Some workers at the site said they had volunteered, while others said they had received calls from their employers urging them to turn up. Nearly all the workers at the site, an expanse of brown mud in the drizzling rain, wore protective masks.

“I’m not too scared,” Mr. Yuan said. “I work outdoors and my heart and lungs are strong

Officials in a southern Chinese city said on Saturday that a 2-year-old girl suffering from the coronavirus had been admitted to a hospital and was in stable condition. That would make her the youngest person confirmed to have been infected, according to a social media account run by the People’s Daily newspaper, the mouthpiece of the ruling Communist Party.

Health officials in the city of Hechi, in the southern region of Guangxi, said that the girl was surnamed Zhong and lived in Wuhan. She had flown from Wuhan to the city of Nanning, which is also in Guangxi, on Tuesday. From there, she was driven to Hechi.

The next day, she developed a fever and began sneezing. She was admitted to Hechi People’s Hospital and put in isolation, officials said. Officials did not disclose who she was traveling with or what condition they might be in.

Medical experts are watching closely to see who the coronavirus infects and who might be most vulnerable to it. Most of those killed by the coronavirus so far have been older men, many with chronic health issues. The youngest fatality disclosed so far was 36 years old.

State news media reported on Saturday that a doctor had died of a heart failure while tending to patients with the coronavirus in fever wards at a hospital in eastern China. It was unclear whether he had showed signs of the virus.

The doctor, Jiang Jianjun, who specialized in infectious diseases, suffered the heart attack on Thursday while making rounds at the fever wards in Jiangsu Taizhou People’s Hospital, according to an online tribute posted on the hospital’s social media account.

“He collapsed at his beloved workplace,” the statement read. It has since been deleted, but it said that Dr. Jiang had also treated patients during the outbreaks of the avian flu and swine flu.

News of his death, along with that of a retired physician in Wuhan who was suspected of having the virus, drew much sympathy online, even as frustration brewed over the crowds at hospitals and the shortage of supplies. Several internet users questioned whether Dr. Jiang had died of fatigue.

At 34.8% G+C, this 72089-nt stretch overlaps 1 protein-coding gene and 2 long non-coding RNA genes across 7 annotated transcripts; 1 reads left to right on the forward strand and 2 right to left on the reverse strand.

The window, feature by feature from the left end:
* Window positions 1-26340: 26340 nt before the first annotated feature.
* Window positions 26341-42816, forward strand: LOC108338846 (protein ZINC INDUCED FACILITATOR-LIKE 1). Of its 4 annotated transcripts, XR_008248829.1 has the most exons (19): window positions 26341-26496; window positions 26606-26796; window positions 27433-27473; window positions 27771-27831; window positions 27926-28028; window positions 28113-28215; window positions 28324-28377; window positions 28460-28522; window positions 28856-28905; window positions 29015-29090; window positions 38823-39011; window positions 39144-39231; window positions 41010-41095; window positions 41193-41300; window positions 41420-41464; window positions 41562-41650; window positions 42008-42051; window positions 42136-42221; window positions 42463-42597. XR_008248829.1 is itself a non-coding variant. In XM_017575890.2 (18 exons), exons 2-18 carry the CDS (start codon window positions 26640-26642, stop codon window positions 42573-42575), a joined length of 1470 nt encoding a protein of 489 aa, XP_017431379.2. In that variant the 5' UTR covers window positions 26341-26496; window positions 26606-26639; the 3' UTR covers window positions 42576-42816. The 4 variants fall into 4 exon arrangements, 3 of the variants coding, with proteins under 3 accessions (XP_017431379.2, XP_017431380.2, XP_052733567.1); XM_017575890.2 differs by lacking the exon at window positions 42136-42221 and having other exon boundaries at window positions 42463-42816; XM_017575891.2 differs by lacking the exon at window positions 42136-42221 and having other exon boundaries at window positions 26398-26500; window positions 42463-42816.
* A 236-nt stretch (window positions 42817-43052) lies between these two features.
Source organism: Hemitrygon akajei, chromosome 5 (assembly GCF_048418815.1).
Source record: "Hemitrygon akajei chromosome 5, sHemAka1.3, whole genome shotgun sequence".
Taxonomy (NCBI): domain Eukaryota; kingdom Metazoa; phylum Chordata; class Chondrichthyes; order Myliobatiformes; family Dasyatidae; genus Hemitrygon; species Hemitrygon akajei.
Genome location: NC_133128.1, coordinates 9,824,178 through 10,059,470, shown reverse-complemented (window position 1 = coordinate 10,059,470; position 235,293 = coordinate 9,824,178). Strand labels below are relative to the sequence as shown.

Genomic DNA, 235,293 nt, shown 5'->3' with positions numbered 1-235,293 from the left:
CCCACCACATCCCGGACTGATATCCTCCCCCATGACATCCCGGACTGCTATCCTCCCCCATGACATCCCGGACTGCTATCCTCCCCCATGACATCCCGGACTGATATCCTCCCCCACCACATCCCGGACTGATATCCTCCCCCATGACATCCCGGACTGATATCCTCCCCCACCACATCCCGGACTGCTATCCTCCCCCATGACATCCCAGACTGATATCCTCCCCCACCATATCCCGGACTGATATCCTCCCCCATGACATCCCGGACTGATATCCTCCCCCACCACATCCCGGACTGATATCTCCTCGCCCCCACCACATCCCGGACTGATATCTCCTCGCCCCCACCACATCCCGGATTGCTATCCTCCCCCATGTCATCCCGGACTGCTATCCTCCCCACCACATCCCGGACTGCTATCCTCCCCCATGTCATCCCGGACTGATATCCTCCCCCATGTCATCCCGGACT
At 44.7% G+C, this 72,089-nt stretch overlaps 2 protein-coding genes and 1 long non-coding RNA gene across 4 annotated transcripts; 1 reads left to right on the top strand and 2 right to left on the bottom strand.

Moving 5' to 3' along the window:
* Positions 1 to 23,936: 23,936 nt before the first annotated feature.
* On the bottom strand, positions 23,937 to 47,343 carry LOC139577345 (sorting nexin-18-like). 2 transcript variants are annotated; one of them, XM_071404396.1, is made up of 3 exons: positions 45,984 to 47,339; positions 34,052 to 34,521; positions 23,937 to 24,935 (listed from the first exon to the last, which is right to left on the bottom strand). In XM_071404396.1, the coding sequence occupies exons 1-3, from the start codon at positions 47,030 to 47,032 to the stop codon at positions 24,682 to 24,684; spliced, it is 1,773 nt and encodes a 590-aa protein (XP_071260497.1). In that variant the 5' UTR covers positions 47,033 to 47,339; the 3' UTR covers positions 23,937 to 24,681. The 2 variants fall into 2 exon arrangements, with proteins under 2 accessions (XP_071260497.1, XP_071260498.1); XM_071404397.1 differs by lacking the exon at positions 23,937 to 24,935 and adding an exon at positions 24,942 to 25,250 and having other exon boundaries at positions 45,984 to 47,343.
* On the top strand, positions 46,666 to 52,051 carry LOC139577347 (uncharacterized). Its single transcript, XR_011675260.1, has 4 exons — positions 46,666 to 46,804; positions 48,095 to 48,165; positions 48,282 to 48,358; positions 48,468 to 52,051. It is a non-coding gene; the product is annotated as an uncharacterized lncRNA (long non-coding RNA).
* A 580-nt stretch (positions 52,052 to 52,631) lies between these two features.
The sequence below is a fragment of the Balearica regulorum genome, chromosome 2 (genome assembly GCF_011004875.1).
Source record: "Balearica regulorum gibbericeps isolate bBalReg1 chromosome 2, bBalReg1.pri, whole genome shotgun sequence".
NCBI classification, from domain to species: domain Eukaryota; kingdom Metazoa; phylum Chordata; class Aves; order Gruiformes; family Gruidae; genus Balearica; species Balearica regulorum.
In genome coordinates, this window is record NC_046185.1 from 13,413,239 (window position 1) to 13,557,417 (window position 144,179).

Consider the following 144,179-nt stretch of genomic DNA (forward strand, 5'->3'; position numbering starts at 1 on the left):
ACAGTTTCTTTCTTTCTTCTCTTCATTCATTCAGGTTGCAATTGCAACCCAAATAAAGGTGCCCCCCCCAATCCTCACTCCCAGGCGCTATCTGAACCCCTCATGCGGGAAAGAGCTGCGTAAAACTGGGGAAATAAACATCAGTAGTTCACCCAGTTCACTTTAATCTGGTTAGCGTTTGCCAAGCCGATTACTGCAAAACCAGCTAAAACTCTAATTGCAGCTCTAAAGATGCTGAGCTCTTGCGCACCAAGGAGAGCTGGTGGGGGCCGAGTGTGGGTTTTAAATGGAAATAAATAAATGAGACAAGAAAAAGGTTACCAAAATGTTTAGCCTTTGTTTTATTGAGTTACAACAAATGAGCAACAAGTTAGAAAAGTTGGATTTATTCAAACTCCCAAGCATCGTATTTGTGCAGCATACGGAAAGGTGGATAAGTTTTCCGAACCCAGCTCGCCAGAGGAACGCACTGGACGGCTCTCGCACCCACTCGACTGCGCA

As footage and photos appeared to show medical workers in white coats wailing from the stress of working several consecutive shifts, many social media users used forums to accuse the government of failing to provide adequate support to physicians working on the front lines of the outbreak.

Many also blamed officials for failing to supply new protective gear and testing kits to hospitals facing shortages.

For people in the United States with close ties to China, the outbreak has brought unexpected worry, disappointment and scrutiny. Some in the Chinese-American community have had their Lunar New Year holiday plans waylaid, as travel schedules for the coming week and beyond get interrupted.

Some are gearing up for the outbreak to get worse. Hardware stores and pharmacies around the United States are selling out of masks that could help prevent the spread of the disease. In the New York City neighborhood of Flushing, masks have been sold out for much of the week.

Chinese-Americans networking with their friends and family in China have scrambled to send aid. One woman in Los Angeles has amassed 20,000 masks to ship overseas.

Sean Shi, of Issaquah, Wash., said he shipped several boxes of masks to China in a friend’s luggage, with hopes that the masks could reach friends in the Wuhan area as soon as possible. Later in the day, Mr. Shi was back at a local hardware store, buying another 46 masks for some of his former peers at Wuhan University.

“We understand it’s a tough situation over there — the panic, the shortage of equipment,” Mr. Shi said. “We just realized the situation is very serious — more serious than we thought.”

Reporting was contributed by Tiffany May, Steven Lee Myers, Vivian Wang, Chris Buckley, Raymond Zhong, Carlos Tejada, Rick Gladstone, Mike Baker, Jeffrey E. Singer and Elian Peltier. Yiwei Wang and Claire Fu contributed research.